West Virginia lawmakers dove into redistricting maps today, unveiling options but not yet making decisions.
Members of the House of Delegates redistricting committee met this morning and got a first look at six proposed congressional maps and a possible map of 100 House of Delegates districts.
The state Senate’s redistricting committee met in the afternoon, unveiled six congressional maps as a starting point and debated what might be the best geographic split. In that debate, senators were divided not by party but instead by region — with senators from southern counties generally favoring a north-south split and senators from northern counties wanting to keep the growth areas around Morgantown and the Eastern Panhandle separate.
Meanwhile, more maps are coming. The Senate’s redistricting chairman, Charles Trump, thanked members of the public who have participated in this process so far and welcomed more participation.
“I’m hoping our discussion today is going to ignite a little bit of discussion and input,” said Trump, R-Morgan. “Send in your comments. Send in your evaluations of these maps.”
Redistricting is to occur every 10 years with the results of the new federal Census. West Virginia lawmakers are getting a somewhat late start because of delays of this year’s Census. As closely as possible, the redistricting process is to conform to the ideal of one person, one vote.
There are a couple of big factors in the ongoing West Virginia redistricting process.
One is that the state is losing one of its three congressional districts. There there has already been a lot of public discussion about how best to publicly split West Virginia into just two districts.
Senators spent most of their time today discussing how to best go about that.
Senator Mike Woelfel, D-Cabell, said it’s important for Cabell, Putnam and Kanawha counties be in the same district because of their longstanding economic and cultural connections. “Let’s keep in mind that southern West Virginia has a long way to go, and we see ourselves as a part of southern West Virginia. Dividing up those three communities — Cabell, Putnam and Kanawha — would be counterproductive to our economic development efforts.”
Senator Eric Tarr, R-Putnam, agreed. If southern counties wind up in a district with the growing Eastern Panhandle, he said, “the southern part of the state would probably never see a representative in Congress.”
Senator Rupie Phillips, R-Logan, chimed too. “War has nothing in common with Berkeley or Jefferson,” he said. “We’ll never see a congressman for the south if we split it right there. Don’t count the south out; we’re comin’.”
On the other side of that debate was Senator Dave Sypolt, R-Preston, who expressed concern that if the Morgantown and Eastern Panhandle growth areas wind up in the same district and continue to outpace the rest of the state in growth, then the resulting district could wind up growing out of proportion over the next decade.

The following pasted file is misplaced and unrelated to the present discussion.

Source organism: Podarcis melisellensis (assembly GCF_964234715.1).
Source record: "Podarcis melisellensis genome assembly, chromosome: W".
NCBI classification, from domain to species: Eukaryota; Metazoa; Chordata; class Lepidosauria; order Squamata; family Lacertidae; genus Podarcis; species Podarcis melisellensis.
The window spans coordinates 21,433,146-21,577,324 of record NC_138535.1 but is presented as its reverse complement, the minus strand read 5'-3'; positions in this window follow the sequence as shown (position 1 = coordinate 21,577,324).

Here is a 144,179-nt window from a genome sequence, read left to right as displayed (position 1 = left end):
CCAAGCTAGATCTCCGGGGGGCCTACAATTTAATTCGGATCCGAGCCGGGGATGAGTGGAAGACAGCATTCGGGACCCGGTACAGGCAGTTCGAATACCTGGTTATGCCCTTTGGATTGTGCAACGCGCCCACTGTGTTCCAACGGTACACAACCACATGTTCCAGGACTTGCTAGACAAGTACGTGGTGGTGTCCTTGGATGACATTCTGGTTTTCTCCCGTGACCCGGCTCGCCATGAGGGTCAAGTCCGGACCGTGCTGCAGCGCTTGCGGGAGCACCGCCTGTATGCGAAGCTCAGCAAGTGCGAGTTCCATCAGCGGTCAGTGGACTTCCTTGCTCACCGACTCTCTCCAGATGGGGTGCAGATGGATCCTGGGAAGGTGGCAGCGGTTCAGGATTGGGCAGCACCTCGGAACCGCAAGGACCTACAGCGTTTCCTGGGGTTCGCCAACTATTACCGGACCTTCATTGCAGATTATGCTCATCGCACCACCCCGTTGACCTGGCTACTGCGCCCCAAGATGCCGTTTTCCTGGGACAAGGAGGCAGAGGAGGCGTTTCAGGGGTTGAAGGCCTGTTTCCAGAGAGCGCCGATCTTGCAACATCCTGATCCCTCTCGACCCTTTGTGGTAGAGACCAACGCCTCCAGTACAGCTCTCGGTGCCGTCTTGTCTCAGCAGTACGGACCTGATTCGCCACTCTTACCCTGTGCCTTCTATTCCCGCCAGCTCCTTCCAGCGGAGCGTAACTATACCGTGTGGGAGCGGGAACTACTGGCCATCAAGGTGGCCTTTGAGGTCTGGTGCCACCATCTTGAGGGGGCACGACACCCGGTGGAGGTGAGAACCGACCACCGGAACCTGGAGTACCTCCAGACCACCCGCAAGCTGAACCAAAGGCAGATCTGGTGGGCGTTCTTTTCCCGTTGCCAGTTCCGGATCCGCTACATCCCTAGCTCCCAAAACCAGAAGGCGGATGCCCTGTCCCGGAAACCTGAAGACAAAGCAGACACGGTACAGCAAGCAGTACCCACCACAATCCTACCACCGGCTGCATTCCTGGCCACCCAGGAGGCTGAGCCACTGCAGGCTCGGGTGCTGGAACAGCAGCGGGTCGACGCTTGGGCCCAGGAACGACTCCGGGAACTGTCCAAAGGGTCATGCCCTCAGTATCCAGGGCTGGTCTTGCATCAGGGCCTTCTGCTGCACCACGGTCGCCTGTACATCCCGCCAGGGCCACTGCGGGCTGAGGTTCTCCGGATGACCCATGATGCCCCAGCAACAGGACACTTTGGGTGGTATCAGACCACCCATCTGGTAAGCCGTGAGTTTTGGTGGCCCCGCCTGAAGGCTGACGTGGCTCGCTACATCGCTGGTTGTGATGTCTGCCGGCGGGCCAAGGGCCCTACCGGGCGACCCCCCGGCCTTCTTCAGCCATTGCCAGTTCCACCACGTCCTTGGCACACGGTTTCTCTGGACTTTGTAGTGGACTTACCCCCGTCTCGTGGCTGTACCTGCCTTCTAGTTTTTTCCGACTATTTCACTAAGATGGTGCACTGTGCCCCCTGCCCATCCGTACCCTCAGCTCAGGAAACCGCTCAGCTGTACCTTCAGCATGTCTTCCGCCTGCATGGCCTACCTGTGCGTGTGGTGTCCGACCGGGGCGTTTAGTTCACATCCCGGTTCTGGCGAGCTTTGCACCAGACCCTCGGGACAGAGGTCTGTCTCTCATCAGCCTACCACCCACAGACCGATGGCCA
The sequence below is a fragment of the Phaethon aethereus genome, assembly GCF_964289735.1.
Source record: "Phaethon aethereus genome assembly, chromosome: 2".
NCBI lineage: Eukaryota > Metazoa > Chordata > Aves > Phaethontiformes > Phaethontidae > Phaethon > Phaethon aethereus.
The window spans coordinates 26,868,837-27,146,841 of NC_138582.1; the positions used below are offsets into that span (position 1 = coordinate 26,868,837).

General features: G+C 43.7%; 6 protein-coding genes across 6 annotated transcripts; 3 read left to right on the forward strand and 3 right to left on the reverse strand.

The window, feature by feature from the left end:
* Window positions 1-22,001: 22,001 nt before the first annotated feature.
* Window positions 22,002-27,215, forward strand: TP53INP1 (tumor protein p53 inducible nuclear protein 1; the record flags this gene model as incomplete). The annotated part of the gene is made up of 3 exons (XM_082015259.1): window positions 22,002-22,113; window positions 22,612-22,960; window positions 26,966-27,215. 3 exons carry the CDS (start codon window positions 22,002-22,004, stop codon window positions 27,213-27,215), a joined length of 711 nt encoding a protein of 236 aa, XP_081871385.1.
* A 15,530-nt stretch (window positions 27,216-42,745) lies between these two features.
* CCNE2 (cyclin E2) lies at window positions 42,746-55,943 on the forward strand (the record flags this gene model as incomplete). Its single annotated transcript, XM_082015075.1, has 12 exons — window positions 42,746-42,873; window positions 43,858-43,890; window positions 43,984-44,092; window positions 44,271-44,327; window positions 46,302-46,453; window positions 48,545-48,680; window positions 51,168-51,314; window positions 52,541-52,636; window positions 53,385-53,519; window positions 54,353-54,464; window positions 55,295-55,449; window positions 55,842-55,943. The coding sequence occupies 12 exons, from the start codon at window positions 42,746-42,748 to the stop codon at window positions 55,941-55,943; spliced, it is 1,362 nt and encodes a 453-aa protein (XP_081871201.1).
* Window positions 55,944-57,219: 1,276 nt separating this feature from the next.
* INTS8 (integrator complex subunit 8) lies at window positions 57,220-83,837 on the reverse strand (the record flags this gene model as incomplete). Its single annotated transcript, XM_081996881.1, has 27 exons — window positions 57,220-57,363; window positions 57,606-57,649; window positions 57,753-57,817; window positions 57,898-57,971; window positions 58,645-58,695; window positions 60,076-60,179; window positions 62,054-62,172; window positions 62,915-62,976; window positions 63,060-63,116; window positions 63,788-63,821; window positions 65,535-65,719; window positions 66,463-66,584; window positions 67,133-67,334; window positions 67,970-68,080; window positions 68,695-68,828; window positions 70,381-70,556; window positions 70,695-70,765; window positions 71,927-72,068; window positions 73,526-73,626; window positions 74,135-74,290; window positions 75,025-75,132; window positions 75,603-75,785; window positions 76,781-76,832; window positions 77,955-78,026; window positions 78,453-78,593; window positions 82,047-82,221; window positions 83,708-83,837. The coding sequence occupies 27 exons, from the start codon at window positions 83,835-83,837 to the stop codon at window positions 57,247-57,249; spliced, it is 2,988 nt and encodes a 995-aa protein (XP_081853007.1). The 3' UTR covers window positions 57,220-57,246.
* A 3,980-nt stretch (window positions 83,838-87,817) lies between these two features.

“If these areas continue to grow, then you’re going to see a change in population between the two districts that would be disproportionate,” he said.
Senator Mike Caputo, D-Marion, agreed that he likes a split generally along the Interstate 79 corridor. “It keeps the I-79 Corridor intact,” he said.
The House also got a first look at six possible Congressional maps, with different options for splitting the state. They were submitted from various sources, such as one by interested citizen Thornton Cooper and another submitted by delegates Brandon Steele and Mick Bates.
The range of maps differ in population variance from just 10 people for one map up to 1,808 as the biggest difference for another. Delegates looked at the maps today but didn’t really discuss them during their meeting.
The other big factor is that the House of Delegates is now dividing itself into 100 single-member districts. The House previously has had 67 single and multi-member districts.
Delegates unveiled map proposals this morning but delayed making any decisions so there would be time for people to assess and discuss them. The House has posted its map proposals online.
The change to 100 single-member districts has brought another change. District 1 had been in the northernmost part of the state, Hancock County, with the numbers then generally flowing downward. Now, District 1 would be in McDowell County, with the numbers generally flowing up to District 100 in the Northern Panhandle.
Delegates on the House redistricting committee agreed to return at a later date to discuss the maps and make decisions.
The Senate’s redistricting committee did the same, with Chairman Trump suggesting the next meeting would probably be the middle of next week. Senators still need to explore possible maps of their own districts.
A special session is anticipated for the House and Senate to make final votes. Trump said a specific date of that special session isn’t settled yet, but is likely to align with regularly-scheduled legislative interim meetings that begin Oct. 10.
Trump said he wants to provide time for more maps to be submitted “and time for the public to be able to react to what we’ve got up.”
Trump noted, “There isn’t anybody to give a recommendation to until the Legislature is convened or soon to convene.”